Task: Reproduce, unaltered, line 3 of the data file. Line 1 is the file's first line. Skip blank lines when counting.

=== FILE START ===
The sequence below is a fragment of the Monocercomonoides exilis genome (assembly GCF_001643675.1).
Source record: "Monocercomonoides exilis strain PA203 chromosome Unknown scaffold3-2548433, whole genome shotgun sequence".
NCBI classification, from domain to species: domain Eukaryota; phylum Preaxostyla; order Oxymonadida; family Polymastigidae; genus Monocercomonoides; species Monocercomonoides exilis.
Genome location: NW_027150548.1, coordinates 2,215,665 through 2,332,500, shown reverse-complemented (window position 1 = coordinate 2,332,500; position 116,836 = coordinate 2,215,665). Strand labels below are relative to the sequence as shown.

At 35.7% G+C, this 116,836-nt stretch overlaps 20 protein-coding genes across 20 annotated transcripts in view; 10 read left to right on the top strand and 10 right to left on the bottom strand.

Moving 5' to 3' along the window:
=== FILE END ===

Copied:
NCBI classification, from domain to species: domain Eukaryota; phylum Preaxostyla; order Oxymonadida; family Polymastigidae; genus Monocercomonoides; species Monocercomonoides exilis.